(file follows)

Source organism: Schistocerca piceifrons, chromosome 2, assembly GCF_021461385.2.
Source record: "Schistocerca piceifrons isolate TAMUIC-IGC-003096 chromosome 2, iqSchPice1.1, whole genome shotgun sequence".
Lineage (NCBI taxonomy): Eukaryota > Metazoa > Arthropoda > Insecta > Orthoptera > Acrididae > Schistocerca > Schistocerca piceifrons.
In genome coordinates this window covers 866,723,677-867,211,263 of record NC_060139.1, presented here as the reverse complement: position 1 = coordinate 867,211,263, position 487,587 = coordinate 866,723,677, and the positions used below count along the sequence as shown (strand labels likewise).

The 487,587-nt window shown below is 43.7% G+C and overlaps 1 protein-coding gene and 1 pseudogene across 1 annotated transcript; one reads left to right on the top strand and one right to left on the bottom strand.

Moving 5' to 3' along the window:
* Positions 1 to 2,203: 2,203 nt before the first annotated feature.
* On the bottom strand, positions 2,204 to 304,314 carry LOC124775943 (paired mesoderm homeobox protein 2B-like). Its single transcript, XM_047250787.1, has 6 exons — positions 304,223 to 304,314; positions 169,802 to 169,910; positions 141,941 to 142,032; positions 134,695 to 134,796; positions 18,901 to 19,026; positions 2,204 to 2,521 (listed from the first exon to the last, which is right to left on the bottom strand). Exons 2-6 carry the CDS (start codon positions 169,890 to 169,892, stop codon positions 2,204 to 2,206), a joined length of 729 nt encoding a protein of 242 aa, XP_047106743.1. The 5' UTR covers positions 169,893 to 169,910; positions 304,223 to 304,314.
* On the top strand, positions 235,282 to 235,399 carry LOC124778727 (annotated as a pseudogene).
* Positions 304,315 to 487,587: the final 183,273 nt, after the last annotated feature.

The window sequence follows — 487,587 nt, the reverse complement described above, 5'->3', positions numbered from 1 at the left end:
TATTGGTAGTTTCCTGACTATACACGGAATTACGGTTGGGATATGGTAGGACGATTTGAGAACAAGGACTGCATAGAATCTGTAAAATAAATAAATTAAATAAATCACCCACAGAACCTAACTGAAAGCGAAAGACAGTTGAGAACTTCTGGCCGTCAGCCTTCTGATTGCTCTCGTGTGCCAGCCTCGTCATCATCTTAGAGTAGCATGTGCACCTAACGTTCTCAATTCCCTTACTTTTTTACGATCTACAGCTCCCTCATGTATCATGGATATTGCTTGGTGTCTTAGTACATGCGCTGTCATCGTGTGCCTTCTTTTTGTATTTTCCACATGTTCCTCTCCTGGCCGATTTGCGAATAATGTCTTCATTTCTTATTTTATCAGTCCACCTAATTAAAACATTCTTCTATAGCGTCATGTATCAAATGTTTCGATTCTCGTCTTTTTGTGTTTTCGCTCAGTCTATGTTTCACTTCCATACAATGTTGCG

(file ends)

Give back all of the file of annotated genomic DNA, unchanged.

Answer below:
Source organism: Schistocerca piceifrons, chromosome 2, assembly GCF_021461385.2.
Source record: "Schistocerca piceifrons isolate TAMUIC-IGC-003096 chromosome 2, iqSchPice1.1, whole genome shotgun sequence".
Lineage (NCBI taxonomy): Eukaryota > Metazoa > Arthropoda > Insecta > Orthoptera > Acrididae > Schistocerca > Schistocerca piceifrons.
In genome coordinates this window covers 866,723,677-867,211,263 of record NC_060139.1, presented here as the reverse complement: position 1 = coordinate 867,211,263, position 487,587 = coordinate 866,723,677, and the positions used below count along the sequence as shown (strand labels likewise).

The 487,587-nt window shown below is 43.7% G+C and overlaps 1 protein-coding gene and 1 pseudogene across 1 annotated transcript; one reads left to right on the top strand and one right to left on the bottom strand.

Moving 5' to 3' along the window:
* Positions 1 to 2,203: 2,203 nt before the first annotated feature.
* On the bottom strand, positions 2,204 to 304,314 carry LOC124775943 (paired mesoderm homeobox protein 2B-like). Its single transcript, XM_047250787.1, has 6 exons — positions 304,223 to 304,314; positions 169,802 to 169,910; positions 141,941 to 142,032; positions 134,695 to 134,796; positions 18,901 to 19,026; positions 2,204 to 2,521 (listed from the first exon to the last, which is right to left on the bottom strand). Exons 2-6 carry the CDS (start codon positions 169,890 to 169,892, stop codon positions 2,204 to 2,206), a joined length of 729 nt encoding a protein of 242 aa, XP_047106743.1. The 5' UTR covers positions 169,893 to 169,910; positions 304,223 to 304,314.
* On the top strand, positions 235,282 to 235,399 carry LOC124778727 (annotated as a pseudogene).
* Positions 304,315 to 487,587: the final 183,273 nt, after the last annotated feature.

The window sequence follows — 487,587 nt, the reverse complement described above, 5'->3', positions numbered from 1 at the left end:
TATTGGTAGTTTCCTGACTATACACGGAATTACGGTTGGGATATGGTAGGACGATTTGAGAACAAGGACTGCATAGAATCTGTAAAATAAATAAATTAAATAAATCACCCACAGAACCTAACTGAAAGCGAAAGACAGTTGAGAACTTCTGGCCGTCAGCCTTCTGATTGCTCTCGTGTGCCAGCCTCGTCATCATCTTAGAGTAGCATGTGCACCTAACGTTCTCAATTCCCTTACTTTTTTACGATCTACAGCTCCCTCATGTATCATGGATATTGCTTGGTGTCTTAGTACATGCGCTGTCATCGTGTGCCTTCTTTTTGTATTTTCCACATGTTCCTCTCCTGGCCGATTTGCGAATAATGTCTTCATTTCTTATTTTATCAGTCCACCTAATTAAAACATTCTTCTATAGCGTCATGTATCAAATGTTTCGATTCTCGTCTTTTTGTGTTTTCGCTCAGTCTATGTTTCACTTCCATACAATGTTGCG